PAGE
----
Tuesday, January 13, 2009


from the book Encylcopedia of Freemasonry & its Kindred Sciences
by Albert C. Mackey M. D.

Lewis - 1. An instrument in Operative Masonry. It is an iron cramp which is inserted in a cavity prepared for that purpose in any large stone, so as to give attachment to a pulley and hook whereby the stone may be conveniently raised to any height and deposited in its proper position.

It is well described by Mr. Gibson, in the British Archoeologia (vol. x., p. 127); but he is in error in attributing its invention to a French architect in the time of Louis XIV., and its name to that monarch. The contrivance was known to the Romans, and several taken from old ruins are now in the Vatican. In the ruins of Whitby Abbey, in England, which was founded by Oswy, King of Northumberland, in 658, large stones were discovered, with the necessary excavation for the insertion of a lewis. The word is most probably derived from the old French levis. any contrivance for lifting. The modern French call the instrument a louve.

2. In the English system, the lewis is found on the tracing-board of the Entered Apprentice, where it is used as a symbol of strength, because, by its assistance, the Operative Mason is enabled to lift the heaviest stones with a comparatively trifling exertion of physical power. It has not heen adopted as a symbol by the American Masons, except in Pennsylvania, where, or course, it receives the English interpretation.

3. The son of a Mason is, in England, called a lewis, because it is his duty to support the sinking powers and aid the failing strength of his father or, as Oliver has expressed it "to bear the burden and heat of the day, that his parents may rest in their old age; thus rendering the evening of their lives peaceful and happy."

In the ritual of the middle of the last century he was called a louffton. From this the French derived their word lufton, which they apply in the same way. They also employ the word louveteau, and call the daughter of a Mason louvetine. Louveteau is probably derived directly from the louve, the French name of the implement; but it is a singular coincidence that louveteau also means a young wolf, and that in the Egyptian mysteries of Isis the candidate was made to wear the mask of a wolf's head.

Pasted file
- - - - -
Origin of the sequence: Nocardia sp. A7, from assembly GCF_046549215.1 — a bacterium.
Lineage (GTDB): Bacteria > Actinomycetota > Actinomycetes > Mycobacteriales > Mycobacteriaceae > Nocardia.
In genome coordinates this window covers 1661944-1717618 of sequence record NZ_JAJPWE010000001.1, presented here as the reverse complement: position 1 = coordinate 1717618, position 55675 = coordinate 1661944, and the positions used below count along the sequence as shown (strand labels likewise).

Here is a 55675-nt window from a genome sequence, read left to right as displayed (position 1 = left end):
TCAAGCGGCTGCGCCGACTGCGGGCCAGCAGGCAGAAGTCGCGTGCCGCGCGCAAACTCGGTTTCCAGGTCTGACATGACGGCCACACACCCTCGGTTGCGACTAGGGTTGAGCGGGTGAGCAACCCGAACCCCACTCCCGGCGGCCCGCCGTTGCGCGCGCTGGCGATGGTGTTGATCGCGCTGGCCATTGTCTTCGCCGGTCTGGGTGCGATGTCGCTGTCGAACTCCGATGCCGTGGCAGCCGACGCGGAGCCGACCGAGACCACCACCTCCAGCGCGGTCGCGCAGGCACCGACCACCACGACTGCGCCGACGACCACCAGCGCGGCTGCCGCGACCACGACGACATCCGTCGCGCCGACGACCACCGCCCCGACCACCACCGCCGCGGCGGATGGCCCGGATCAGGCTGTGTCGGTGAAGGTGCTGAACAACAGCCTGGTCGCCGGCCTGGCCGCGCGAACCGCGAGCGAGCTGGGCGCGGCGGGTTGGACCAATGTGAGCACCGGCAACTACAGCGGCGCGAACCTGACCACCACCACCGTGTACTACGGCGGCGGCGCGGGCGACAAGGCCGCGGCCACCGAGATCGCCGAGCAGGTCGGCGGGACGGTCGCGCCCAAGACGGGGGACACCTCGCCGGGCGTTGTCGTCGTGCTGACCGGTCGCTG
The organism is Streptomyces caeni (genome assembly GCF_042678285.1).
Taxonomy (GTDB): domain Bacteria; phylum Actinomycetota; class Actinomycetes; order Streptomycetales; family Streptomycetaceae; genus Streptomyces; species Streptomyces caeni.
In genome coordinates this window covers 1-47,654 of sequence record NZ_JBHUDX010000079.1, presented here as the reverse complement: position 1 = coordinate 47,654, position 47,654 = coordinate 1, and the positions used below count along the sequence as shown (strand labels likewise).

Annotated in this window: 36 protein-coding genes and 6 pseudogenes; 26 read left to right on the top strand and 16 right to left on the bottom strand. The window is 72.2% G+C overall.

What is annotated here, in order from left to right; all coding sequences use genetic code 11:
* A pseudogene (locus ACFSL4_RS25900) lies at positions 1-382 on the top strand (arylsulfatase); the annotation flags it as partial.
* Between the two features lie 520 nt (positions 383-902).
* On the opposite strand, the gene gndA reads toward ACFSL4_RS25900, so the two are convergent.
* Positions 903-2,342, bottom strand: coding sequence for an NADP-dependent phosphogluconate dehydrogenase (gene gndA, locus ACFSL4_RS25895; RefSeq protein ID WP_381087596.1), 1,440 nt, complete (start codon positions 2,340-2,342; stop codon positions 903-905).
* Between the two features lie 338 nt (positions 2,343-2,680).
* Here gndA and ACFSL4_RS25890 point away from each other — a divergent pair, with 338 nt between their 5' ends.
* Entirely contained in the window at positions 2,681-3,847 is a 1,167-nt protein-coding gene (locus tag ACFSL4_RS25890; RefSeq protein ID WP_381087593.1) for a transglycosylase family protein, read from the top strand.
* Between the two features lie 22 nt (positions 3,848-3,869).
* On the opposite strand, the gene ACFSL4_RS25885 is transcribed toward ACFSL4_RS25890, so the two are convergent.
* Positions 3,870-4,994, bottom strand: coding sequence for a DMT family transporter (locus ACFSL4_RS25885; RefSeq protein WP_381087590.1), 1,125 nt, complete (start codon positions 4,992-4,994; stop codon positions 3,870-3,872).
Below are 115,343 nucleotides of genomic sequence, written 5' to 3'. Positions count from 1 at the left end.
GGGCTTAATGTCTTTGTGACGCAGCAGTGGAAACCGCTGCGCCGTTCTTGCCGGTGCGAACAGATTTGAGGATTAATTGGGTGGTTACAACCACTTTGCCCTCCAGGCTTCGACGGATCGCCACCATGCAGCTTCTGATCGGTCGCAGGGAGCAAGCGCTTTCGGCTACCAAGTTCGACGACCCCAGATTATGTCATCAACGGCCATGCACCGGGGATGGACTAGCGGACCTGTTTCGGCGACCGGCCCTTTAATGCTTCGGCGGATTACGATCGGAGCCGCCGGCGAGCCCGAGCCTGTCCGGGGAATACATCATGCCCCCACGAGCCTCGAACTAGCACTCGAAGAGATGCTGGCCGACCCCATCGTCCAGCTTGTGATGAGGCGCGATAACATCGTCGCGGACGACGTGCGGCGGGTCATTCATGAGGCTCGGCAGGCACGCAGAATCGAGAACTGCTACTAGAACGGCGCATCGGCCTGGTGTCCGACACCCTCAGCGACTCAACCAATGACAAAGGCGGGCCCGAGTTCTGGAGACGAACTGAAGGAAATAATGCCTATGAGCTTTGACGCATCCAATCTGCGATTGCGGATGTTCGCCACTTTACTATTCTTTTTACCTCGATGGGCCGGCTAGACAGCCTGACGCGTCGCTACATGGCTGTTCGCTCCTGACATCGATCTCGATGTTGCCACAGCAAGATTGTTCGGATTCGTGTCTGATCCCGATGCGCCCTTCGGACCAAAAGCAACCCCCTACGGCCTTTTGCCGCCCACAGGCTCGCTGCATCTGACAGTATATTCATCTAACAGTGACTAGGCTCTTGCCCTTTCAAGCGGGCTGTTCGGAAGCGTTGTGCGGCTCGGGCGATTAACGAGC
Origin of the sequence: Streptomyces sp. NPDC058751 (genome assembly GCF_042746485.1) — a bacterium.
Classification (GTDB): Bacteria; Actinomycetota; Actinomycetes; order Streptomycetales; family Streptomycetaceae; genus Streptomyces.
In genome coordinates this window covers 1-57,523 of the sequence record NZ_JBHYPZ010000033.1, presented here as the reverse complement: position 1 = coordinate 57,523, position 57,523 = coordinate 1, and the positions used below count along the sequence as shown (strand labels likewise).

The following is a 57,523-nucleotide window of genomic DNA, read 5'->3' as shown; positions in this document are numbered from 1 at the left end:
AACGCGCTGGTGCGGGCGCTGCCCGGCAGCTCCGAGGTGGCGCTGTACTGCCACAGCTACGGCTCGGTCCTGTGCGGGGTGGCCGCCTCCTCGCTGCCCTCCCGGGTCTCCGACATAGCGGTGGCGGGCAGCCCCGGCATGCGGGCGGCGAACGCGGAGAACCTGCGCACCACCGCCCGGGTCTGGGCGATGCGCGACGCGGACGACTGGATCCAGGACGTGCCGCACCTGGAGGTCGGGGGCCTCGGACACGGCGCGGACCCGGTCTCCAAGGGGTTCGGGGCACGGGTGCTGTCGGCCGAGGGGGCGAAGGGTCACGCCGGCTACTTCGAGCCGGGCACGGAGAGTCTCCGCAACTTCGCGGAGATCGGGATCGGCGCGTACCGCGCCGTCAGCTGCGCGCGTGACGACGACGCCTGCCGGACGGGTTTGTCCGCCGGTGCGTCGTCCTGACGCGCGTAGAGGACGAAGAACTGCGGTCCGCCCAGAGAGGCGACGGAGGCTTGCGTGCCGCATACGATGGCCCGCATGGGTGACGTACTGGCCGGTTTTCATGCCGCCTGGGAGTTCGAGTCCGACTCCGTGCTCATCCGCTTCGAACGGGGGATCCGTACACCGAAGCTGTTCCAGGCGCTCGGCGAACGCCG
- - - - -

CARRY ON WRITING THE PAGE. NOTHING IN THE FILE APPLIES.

Hence, a wolf and a candidate in these mysteries were often used as synonymous terms. Macrobius, in his Saturnalia, says, in reference to this custom, that the ancients perceived a relationship between the sun, the great symbol in these mysteries, and a wolf, which the candidate represented at his initiation. For, he remarks, as the flocks of sheep and cattle fly and disperse at the sight of the wolf, so the flocks of stars disappear at the approach of the sun's light.

The learned reader will also recollect that in the Greek language lukos signifies both the sun and a wolf. Hence some etymologists have sought to derive louveteau, the son of a Mason, from louveteau, a young wolf. But the more direct derivation from louve, the operative instrument is preferable.

In Browne's Master Key, which is supposed to represent the Prestonian lecture, we find the following definition:

"What do we call the son of a Freemason?
"A lewis.
"What does that denote? "Strength.
"How is a lewis depicted in a Mason's Lodge?
" As a cramp of metal, by which, when fixed into a stone, great and ponderous weights are raised to a certain height and fixed upon their proper basis, without which Operative Masons could not so conveniently do.
"What is the duty of a lewis, the son of a Mason, to his aged parents?
"To bear the heavy burden in the heat of the day and help them in time of need which, by reason of their great age, they ought to be exempted from, so as to render the close of their days happy and comfortable.
"His privilege for so doing?
"To be made a Mason before any other person, however dignified by birth, rank, or riches, unless he, through complaisance, waives this privilege."

[The term occurs in this sense in the Constitutions of 1738 at the end of the Deputy Grand Master's song-in allusion to the expected birth of George III., son of Frederick, Prince of Wales: